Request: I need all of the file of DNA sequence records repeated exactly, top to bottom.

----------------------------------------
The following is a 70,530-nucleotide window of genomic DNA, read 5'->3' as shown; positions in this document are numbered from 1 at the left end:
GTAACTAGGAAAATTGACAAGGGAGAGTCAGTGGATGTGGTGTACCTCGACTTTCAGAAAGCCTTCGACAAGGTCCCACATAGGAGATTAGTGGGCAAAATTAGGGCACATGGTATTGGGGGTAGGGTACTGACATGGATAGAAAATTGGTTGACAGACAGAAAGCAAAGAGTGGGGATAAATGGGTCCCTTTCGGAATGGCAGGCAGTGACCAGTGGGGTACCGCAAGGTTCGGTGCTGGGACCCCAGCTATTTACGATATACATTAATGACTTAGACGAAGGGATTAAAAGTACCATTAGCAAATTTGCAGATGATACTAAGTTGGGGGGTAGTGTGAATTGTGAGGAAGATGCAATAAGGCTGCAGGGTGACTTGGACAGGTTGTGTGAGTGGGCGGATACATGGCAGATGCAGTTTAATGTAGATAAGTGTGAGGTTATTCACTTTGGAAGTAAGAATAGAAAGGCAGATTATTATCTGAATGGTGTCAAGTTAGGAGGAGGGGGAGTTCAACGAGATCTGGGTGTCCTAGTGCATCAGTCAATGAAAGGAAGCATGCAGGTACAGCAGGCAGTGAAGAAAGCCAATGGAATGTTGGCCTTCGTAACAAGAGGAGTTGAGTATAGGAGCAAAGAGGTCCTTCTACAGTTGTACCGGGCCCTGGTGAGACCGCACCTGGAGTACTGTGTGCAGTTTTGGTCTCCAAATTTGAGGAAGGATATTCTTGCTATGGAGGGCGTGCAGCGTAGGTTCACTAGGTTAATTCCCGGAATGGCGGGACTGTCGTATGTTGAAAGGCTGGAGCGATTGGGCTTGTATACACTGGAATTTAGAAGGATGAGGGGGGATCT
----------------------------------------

The following is a 70,530-nucleotide window of genomic DNA, read 5'->3' as shown; positions in this document are numbered from 1 at the left end:
GTAACTAGGAAAATTGACAAGGGAGAGTCAGTGGATGTGGTGTACCTCGACTTTCAGAAAGCCTTCGACAAGGTCCCACATAGGAGATTAGTGGGCAAAATTAGGGCACATGGTATTGGGGGTAGGGTACTGACATGGATAGAAAATTGGTTGACAGACAGAAAGCAAAGAGTGGGGATAAATGGGTCCCTTTCGGAATGGCAGGCAGTGACCAGTGGGGTACCGCAAGGTTCGGTGCTGGGACCCCAGCTATTTACGATATACATTAATGACTTAGACGAAGGGATTAAAAGTACCATTAGCAAATTTGCAGATGATACTAAGTTGGGGGGTAGTGTGAATTGTGAGGAAGATGCAATAAGGCTGCAGGGTGACTTGGACAGGTTGTGTGAGTGGGCGGATACATGGCAGATGCAGTTTAATGTAGATAAGTGTGAGGTTATTCACTTTGGAAGTAAGAATAGAAAGGCAGATTATTATCTGAATGGTGTCAAGTTAGGAGGAGGGGGAGTTCAACGAGATCTGGGTGTCCTAGTGCATCAGTCAATGAAAGGAAGCATGCAGGTACAGCAGGCAGTGAAGAAAGCCAATGGAATGTTGGCCTTCGTAACAAGAGGAGTTGAGTATAGGAGCAAAGAGGTCCTTCTACAGTTGTACCGGGCCCTGGTGAGACCGCACCTGGAGTACTGTGTGCAGTTTTGGTCTCCAAATTTGAGGAAGGATATTCTTGCTATGGAGGGCGTGCAGCGTAGGTTCACTAGGTTAATTCCCGGAATGGCGGGACTGTCGTATGTTGAAAGGCTGGAGCGATTGGGCTTGTATACACTGGAATTTAGAAGGATGAGGGGGGATCT